Spring (is that what the kids are calling it these days?) has been a blur. Hot, cold, sunny, rainy. Nothing makes any sense this year, weather-wise...
So many babies to discuss! Mom hatched 12 ducklings in an incubator the kitchen...
Our barn cat had (another) litter of sweet kittens which we catnapped. One of our friends adopted one of the three and we are rehabbing the others and will look for a new home for them soon (I could so become a crazy cat lady, or, maybe I already am one...)
We built a greenhouse on a very steep learning curve. It is now done and we are enjoying having so much more SPACE to grow and make messes.
And then there is the garden! We overwintered a bunch of flowers successfully -- Yarrow (Achillea) which are budding up...
We also had success with Rudbeckia and foxglove, not so much with the strawflower (hardy to zone 8 -- we are in 7! duh.)
Then, we tried direct sowing larkspur. On 2.28, I sowed about 2000 + seeds that had been stored in the freezer since the fall. I had read all about these lovelies...Larkspur don't transplant well because they have long tap roots, and I typically grow all my plants from seed in soil blocks and then transplant. So I was very "generous", (nervous) if you will, with my sowing. We watered and the weather was wacky and the next thing I knew, there were 20+ plants growing in each hole. Insert panic emoji here. 100% germination. It turns out thinning is just about the most painful exercise in the garden. My fave flower farming consultant Dave Dowling recommended thinning with scissors so as not to damage those long taproots. 10+ hours later, there are 2 - 3 plants growing strong in each spot and I am holding my breath for a profusion of blooms. Lesson learned.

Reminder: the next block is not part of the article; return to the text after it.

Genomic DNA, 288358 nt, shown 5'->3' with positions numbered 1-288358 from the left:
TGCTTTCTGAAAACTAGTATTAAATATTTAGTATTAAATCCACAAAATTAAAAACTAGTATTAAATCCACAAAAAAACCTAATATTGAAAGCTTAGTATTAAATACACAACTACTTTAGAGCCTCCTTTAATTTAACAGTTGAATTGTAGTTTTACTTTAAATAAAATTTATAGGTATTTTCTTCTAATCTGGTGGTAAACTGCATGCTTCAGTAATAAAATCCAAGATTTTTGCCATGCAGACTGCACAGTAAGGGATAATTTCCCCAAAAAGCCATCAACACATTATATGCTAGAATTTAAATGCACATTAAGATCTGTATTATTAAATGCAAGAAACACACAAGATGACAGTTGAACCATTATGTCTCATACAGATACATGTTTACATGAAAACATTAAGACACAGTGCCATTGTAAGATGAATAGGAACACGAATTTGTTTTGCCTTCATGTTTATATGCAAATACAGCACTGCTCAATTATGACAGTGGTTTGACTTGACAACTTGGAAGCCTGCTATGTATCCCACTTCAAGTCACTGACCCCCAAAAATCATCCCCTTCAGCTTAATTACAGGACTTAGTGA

We have given away a lot of this lovely seed over the past 6 months...Each black seed has a little white heart on it - that is where the plant sprouts at germination. I promised to put the sowing instructions up on the blog...Enjoy!
Love in a Puff (Cardiospermum) can be sown in place (1/2" - 1" deep - seeds need darkness to germinate) after the soil has warmed (after all danger of frost has passed) or indoors 3 – 4 weeks before last frost, and transplanted into the ground or a large pot. Plants are tendril-climbers and will need support (fence or wire/twine). They can grow up to 12 – 16 feet high and add whimsy and verticality to the garden. Plants do best in full sun, with rich soil. Water frequently. Enjoy!
And finally...We were quoted in the newspaper!